Central Data Catalog

Citation Information

Type Book
Title The unequal effects of liberalization: theory and evidence from India
Author(s)
Publication (Day/Month/Year) 2003
Publisher London School of Economics and Political Science
URL http://econ.lse.ac.uk/staff/rburgess/wp/abrz030305.pdf
Abstract
This paper exploits the 1991 Indian liberalization to illustrate how such
a reform may have unequal effects on industries and regions within a single
country. We begin by developing a Schumpeterian growth model to analyze
the effects on growth and inequality of liberalization reforms aimed at increasing
entry. The main predictions of the model are: (i) liberalization fosters
innovation (technology adoption), profits and growth, in industries that are
initially close to the technological frontier, while it reduces innovation, profits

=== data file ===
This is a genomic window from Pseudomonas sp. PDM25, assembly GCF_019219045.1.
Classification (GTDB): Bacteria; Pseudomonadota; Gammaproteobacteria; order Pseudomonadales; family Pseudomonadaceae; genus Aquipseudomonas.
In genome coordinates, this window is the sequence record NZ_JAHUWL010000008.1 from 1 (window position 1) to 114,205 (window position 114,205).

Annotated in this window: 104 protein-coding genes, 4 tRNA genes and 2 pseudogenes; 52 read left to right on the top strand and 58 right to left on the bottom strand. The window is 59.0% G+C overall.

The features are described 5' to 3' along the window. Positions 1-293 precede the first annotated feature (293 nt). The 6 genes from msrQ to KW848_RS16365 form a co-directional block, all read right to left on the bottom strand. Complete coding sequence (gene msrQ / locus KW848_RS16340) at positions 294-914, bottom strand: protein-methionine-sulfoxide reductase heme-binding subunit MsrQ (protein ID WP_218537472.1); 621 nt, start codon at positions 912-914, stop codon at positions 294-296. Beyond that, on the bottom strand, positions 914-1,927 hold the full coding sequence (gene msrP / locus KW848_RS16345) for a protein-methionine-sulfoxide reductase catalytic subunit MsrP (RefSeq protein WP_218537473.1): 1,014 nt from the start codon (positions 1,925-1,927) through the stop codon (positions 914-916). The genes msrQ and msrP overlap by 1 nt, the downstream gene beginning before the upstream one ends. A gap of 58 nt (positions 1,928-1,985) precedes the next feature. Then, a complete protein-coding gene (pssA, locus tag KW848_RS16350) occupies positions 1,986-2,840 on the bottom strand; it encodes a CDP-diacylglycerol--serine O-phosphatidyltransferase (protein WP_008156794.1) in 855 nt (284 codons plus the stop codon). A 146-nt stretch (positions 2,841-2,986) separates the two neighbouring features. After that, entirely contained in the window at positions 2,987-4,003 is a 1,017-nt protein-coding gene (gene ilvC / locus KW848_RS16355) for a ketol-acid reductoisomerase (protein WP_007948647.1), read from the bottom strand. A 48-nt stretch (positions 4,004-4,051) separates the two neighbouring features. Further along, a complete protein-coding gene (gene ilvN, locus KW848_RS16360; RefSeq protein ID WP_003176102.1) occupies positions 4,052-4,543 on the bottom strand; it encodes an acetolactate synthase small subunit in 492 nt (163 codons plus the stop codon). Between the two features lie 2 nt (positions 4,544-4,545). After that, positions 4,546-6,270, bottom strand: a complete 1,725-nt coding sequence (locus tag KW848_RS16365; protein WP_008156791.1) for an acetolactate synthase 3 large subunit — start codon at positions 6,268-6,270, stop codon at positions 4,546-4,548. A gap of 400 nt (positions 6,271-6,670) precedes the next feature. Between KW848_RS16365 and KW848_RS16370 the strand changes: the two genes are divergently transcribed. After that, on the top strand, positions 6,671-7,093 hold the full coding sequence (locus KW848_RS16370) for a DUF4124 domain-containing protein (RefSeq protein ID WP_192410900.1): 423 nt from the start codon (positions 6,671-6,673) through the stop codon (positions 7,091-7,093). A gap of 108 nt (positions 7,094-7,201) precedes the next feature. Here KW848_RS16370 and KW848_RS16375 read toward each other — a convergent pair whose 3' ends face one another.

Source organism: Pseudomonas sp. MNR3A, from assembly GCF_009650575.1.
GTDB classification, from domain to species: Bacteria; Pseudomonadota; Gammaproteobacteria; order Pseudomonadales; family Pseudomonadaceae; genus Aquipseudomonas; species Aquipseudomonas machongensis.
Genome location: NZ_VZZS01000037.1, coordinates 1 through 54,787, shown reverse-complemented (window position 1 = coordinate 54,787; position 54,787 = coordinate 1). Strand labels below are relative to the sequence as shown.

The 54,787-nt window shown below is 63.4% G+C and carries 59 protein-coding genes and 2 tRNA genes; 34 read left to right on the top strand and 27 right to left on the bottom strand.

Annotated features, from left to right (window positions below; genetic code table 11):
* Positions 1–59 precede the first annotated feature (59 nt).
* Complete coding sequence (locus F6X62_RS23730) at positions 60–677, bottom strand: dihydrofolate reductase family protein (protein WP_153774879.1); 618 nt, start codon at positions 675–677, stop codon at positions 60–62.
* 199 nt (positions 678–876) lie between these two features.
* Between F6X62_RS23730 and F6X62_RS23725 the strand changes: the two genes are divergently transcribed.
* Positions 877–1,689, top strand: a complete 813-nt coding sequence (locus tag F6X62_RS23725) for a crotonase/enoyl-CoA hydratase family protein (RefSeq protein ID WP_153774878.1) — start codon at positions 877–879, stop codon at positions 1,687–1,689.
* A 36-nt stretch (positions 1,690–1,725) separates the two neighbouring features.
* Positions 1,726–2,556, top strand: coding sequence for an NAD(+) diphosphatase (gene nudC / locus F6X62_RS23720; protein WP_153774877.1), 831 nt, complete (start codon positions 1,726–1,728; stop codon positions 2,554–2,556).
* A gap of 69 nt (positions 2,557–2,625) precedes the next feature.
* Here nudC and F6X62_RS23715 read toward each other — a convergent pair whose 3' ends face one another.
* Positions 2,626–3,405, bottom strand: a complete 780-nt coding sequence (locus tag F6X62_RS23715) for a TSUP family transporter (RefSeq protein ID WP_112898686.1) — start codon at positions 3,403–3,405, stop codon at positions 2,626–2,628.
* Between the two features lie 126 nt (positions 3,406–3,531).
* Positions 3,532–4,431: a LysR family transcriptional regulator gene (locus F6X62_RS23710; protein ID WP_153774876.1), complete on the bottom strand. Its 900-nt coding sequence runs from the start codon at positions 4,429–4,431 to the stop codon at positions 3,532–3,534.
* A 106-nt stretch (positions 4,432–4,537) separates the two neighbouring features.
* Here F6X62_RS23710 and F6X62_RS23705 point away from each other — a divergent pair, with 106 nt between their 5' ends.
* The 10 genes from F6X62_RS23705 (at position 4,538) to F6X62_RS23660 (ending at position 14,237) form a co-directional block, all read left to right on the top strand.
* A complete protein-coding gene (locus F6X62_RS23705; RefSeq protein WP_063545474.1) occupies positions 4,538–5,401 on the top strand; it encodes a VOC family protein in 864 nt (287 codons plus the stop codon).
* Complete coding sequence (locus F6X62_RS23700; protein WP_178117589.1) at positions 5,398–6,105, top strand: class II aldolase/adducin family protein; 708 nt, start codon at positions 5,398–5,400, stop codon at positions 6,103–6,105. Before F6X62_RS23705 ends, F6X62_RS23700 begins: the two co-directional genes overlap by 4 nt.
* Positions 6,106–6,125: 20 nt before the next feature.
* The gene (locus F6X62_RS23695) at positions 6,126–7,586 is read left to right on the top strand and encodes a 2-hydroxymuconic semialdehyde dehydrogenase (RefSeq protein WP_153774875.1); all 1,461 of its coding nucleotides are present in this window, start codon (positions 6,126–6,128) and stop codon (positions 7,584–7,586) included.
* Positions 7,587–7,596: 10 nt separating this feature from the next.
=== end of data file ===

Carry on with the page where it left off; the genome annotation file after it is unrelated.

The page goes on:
and growth in industries which are initially far below the frontier; (ii) proworker
labor regulations discourage innovation and growth in all industries
and this negative effect increases with liberalization. We test these predictions
in a 3-digit industry panel data set for the sixteen main states of India over the
period 1980-1997. The empirical results confirm the main predictions of the
model. We find that the 1991 liberalization in India had strong inequalizing
effects, by fostering productivity growth and profits in 3-digit industries that
were initially closer to the Indian productivity frontier and in states with more
flexible labor market institutions. These findings emphasize that the initial
level of technology and institutional context mattered for whether and to what
extent industries and states in India benefited from liberalization.

Related studies

»
»
»
»
»
»
»
»
»
»
»
»
»
»
»
»